On occasion, I’m smart enough, or perhaps simply willing enough – to trust my intuition and allow the universe to lead me. I open my mind, and let the connections that are coming my way – connections of a sort I would normally ignore or question or doubt – allow them to seep into my subconscious and even my conscious thoughts. I just wait and listen and allow – and that can become a most amazing experience.
What am I talking about? Recently, my awareness of and response to dogs has taken on a new level. We have two German Shepherds. We have had dogs throughout our married life, and I have allowed myself to get close to only two of the five that have been big parts of our lives. Our first dog was a step-dog for me – she came with my husband. She had been the dog of my spouse and his first wife. They treated her like she was a child, and she acted much like a child. Not her fault, but I resented her for it. I couldn’t make change her, nor apparently could I change myself (the only being we can truly change), because I believed that the situation was more like me becoming a stepmother – my input was not necessary nor desired. I was probably wrong about that as I have been about many things. Plus I had two pre-teenage sons, a baby on the way, and a new business. This lovely little dog wasn’t going to get much of my time or attention. She truly was a lovely, border-collie looking dog. Luxurious black hair, a shrill warning bark – lovely.
Later, we ended up with a Dalmatian. I loved that dog. He was big and beautiful, emotionally responsive, protective, and shed tons of little white Dalmatian hairs. Then along came Champ. Champ. The largest, most beautiful German Shepherd I have ever known. He had a mane like a lion. He smelled like baby powder. I had a difficult time getting close to Champ – for the first year, he pooped all over our house and tore down wallpaper. I have no background in training dogs, and chose not to learn. Stupid stupid me. Then I had a partial hysterectomy. Within two weeks, Champ and I became inseparable. He was my dog, and I deeply loved him. Of course, here comes the tragedy. We came home one Friday afternoon and Champ was missing. I went searching and found him. Under our front deck… in a coma. Champ died before we got to the emergency vet.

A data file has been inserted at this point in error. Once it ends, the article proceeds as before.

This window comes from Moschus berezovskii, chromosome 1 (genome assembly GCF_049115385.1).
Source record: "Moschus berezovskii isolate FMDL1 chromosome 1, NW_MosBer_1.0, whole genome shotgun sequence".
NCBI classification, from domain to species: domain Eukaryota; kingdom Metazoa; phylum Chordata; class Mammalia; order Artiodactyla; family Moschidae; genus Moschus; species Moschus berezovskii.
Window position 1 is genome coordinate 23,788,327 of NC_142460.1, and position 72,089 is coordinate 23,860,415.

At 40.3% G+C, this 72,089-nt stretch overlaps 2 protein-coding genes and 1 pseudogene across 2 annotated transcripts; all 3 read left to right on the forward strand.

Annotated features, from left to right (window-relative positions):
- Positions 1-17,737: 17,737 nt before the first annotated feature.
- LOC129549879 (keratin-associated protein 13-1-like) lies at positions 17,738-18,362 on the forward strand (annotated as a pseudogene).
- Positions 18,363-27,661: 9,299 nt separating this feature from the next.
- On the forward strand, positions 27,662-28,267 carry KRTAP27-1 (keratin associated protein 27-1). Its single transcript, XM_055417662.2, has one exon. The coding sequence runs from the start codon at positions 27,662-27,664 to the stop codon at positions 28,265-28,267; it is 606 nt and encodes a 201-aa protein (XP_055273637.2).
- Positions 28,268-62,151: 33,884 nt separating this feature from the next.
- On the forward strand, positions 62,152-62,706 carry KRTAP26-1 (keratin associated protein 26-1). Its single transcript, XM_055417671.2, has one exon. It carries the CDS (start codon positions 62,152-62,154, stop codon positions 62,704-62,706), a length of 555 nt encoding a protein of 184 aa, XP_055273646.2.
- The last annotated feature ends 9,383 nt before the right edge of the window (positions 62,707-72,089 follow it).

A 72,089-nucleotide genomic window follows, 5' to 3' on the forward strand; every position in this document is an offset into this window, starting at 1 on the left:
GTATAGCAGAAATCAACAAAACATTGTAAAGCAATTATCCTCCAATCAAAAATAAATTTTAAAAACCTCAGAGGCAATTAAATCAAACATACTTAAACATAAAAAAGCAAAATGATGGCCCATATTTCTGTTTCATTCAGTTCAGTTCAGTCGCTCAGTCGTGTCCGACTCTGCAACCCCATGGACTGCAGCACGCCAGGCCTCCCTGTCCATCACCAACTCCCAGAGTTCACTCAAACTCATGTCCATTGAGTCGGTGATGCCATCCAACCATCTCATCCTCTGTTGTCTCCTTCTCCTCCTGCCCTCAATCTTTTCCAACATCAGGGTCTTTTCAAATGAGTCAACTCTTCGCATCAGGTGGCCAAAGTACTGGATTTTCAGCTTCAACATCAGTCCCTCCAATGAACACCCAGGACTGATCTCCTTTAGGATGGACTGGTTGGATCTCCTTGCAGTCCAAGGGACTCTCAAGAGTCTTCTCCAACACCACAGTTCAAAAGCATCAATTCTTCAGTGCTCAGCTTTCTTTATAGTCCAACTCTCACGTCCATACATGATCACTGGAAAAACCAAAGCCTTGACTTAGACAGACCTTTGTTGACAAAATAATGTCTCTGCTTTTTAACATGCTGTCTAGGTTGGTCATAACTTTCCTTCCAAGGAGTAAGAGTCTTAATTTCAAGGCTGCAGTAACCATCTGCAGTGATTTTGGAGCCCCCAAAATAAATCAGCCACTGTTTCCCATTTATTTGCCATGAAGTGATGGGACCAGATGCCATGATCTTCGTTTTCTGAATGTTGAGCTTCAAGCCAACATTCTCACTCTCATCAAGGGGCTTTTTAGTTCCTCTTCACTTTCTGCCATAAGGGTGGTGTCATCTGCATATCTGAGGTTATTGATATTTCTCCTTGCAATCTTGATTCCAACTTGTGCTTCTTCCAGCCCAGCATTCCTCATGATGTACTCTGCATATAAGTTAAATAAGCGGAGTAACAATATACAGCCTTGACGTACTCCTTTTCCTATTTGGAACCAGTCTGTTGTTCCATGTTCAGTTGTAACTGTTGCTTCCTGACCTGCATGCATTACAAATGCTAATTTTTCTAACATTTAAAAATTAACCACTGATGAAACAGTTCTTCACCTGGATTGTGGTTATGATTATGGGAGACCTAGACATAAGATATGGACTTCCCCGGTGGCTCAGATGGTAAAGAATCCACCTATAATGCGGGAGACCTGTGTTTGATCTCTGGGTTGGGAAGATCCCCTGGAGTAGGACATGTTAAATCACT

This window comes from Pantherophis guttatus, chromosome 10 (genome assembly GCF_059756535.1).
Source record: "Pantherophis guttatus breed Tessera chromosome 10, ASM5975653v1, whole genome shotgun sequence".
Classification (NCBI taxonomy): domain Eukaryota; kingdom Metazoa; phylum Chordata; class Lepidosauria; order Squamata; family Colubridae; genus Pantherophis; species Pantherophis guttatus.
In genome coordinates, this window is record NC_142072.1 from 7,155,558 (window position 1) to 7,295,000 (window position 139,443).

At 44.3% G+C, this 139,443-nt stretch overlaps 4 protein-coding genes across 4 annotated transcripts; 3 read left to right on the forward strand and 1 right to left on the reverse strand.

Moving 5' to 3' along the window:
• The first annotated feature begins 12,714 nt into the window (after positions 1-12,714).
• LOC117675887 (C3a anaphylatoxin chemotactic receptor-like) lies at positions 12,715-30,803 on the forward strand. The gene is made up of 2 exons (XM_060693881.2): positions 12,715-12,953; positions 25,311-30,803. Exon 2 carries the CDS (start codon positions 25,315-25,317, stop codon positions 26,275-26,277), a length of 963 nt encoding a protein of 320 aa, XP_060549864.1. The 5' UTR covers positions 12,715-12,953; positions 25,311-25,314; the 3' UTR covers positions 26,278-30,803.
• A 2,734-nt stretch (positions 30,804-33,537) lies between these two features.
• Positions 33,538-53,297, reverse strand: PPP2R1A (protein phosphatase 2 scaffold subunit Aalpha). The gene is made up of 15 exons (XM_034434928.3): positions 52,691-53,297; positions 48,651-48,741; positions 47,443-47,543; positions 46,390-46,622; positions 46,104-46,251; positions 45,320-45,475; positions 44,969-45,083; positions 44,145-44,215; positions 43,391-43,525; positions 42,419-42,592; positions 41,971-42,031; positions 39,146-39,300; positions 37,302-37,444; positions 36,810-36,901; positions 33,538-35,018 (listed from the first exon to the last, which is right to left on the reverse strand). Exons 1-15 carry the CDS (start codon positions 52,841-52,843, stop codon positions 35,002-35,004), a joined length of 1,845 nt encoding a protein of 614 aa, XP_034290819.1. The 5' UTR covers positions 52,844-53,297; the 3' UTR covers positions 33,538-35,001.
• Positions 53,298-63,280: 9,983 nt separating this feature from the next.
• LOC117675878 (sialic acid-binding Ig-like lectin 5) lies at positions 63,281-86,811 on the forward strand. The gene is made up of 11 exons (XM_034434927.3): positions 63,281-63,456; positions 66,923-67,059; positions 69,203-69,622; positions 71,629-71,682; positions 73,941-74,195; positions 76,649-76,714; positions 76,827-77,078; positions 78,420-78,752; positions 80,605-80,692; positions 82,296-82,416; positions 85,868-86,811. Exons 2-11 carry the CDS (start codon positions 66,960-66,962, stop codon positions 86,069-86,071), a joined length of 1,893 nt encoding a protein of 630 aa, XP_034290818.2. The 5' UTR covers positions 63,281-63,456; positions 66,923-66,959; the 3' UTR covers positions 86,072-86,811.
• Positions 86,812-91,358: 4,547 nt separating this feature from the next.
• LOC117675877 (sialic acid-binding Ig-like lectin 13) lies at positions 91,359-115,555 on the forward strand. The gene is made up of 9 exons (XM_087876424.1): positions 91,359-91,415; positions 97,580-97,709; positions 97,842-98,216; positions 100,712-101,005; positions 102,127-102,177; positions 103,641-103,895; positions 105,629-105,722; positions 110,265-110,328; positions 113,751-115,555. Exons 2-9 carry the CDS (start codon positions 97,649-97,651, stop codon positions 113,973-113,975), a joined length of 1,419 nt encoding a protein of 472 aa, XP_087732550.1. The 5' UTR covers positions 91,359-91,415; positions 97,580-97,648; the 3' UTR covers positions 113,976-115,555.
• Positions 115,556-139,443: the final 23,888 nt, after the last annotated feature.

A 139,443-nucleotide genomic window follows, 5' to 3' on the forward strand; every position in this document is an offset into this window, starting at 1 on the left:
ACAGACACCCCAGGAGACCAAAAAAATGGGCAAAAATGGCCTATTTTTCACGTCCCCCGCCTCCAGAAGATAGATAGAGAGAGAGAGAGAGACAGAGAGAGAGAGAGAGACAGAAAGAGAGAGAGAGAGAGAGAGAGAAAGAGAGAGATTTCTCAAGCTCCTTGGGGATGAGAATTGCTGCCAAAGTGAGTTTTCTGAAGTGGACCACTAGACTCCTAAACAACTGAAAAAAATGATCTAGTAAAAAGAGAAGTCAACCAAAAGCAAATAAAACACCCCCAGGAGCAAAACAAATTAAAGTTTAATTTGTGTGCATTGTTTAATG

My heart closed. Every dog I came near after that threatened that emotional wound. Especially any dog we brought home. My husband and youngest son wanted a new dog right away. I didn’t. We ended up with another German Shepherd, Prince, 2 months later. It was way too soon for me. No way I was allowing him into my heart. Sweet Prince. He has never forced the issue. Then we got Bella two years later. I think one dog often needs a playmate, especially if the owners are often away. And what a playmate. Bella is all energy and excitement. Too much for me to handle. I just wanted her away from me. For awhile, I convinced myself I was allergic to her. What if I am? Allegra works well for me.
So here is the Universe knocking on my door. I’ve grown weary of reading bad fiction, and burned out on reading books that relate to my history major. But I love to read. A couple of months ago, I picked up a book about a woman who is part of rescue operation of boxers in New York. I was deeply touched. Then I found Dean Koontz‘s A Big Little Life, about his dog, Trixie. Having finished that (and cried like a baby – no, actually sobbed like a grown woman at the end), I went searching in my book shelves. I found The Dog Listener by Jan Fennell – Learn how to communicate with your dog for willing cooperation. I don’t know what’s going on exactly, but the universe is talking and I’m listening. Feels very good. I’ll see where this takes me, and I shall follow its lead.